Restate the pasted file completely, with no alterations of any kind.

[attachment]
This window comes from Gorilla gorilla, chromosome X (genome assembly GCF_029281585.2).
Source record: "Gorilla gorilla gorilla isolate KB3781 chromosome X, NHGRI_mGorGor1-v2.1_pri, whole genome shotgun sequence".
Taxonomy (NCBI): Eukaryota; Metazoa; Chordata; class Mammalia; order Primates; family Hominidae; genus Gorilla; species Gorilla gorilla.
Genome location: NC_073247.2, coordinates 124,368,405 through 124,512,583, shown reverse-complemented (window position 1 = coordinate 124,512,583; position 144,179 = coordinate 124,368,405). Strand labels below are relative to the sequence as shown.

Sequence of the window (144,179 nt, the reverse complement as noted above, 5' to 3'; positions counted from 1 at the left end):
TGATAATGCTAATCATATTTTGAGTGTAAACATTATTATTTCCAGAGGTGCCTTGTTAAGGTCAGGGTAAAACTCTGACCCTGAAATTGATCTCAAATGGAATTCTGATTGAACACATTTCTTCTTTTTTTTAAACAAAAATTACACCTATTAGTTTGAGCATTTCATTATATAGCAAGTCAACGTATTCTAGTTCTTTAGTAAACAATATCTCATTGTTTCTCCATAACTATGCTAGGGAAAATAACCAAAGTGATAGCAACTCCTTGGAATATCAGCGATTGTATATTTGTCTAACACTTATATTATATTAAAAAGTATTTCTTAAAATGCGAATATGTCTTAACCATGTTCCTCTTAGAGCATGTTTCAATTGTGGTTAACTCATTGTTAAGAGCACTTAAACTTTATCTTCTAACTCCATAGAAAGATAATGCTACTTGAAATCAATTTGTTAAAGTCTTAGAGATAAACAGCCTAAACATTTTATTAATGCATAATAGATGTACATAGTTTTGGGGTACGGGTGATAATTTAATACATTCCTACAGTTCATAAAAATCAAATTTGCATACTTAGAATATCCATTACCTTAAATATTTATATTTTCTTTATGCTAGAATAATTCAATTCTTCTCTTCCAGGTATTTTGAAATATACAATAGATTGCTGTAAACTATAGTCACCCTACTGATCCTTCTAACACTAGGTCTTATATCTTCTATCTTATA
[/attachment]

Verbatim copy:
This window comes from Gorilla gorilla, chromosome X (genome assembly GCF_029281585.2).
Source record: "Gorilla gorilla gorilla isolate KB3781 chromosome X, NHGRI_mGorGor1-v2.1_pri, whole genome shotgun sequence".
Taxonomy (NCBI): Eukaryota; Metazoa; Chordata; class Mammalia; order Primates; family Hominidae; genus Gorilla; species Gorilla gorilla.
Genome location: NC_073247.2, coordinates 124,368,405 through 124,512,583, shown reverse-complemented (window position 1 = coordinate 124,512,583; position 144,179 = coordinate 124,368,405). Strand labels below are relative to the sequence as shown.

Sequence of the window (144,179 nt, the reverse complement as noted above, 5' to 3'; positions counted from 1 at the left end):
TGATAATGCTAATCATATTTTGAGTGTAAACATTATTATTTCCAGAGGTGCCTTGTTAAGGTCAGGGTAAAACTCTGACCCTGAAATTGATCTCAAATGGAATTCTGATTGAACACATTTCTTCTTTTTTTTAAACAAAAATTACACCTATTAGTTTGAGCATTTCATTATATAGCAAGTCAACGTATTCTAGTTCTTTAGTAAACAATATCTCATTGTTTCTCCATAACTATGCTAGGGAAAATAACCAAAGTGATAGCAACTCCTTGGAATATCAGCGATTGTATATTTGTCTAACACTTATATTATATTAAAAAGTATTTCTTAAAATGCGAATATGTCTTAACCATGTTCCTCTTAGAGCATGTTTCAATTGTGGTTAACTCATTGTTAAGAGCACTTAAACTTTATCTTCTAACTCCATAGAAAGATAATGCTACTTGAAATCAATTTGTTAAAGTCTTAGAGATAAACAGCCTAAACATTTTATTAATGCATAATAGATGTACATAGTTTTGGGGTACGGGTGATAATTTAATACATTCCTACAGTTCATAAAAATCAAATTTGCATACTTAGAATATCCATTACCTTAAATATTTATATTTTCTTTATGCTAGAATAATTCAATTCTTCTCTTCCAGGTATTTTGAAATATACAATAGATTGCTGTAAACTATAGTCACCCTACTGATCCTTCTAACACTAGGTCTTATATCTTCTATCTTATA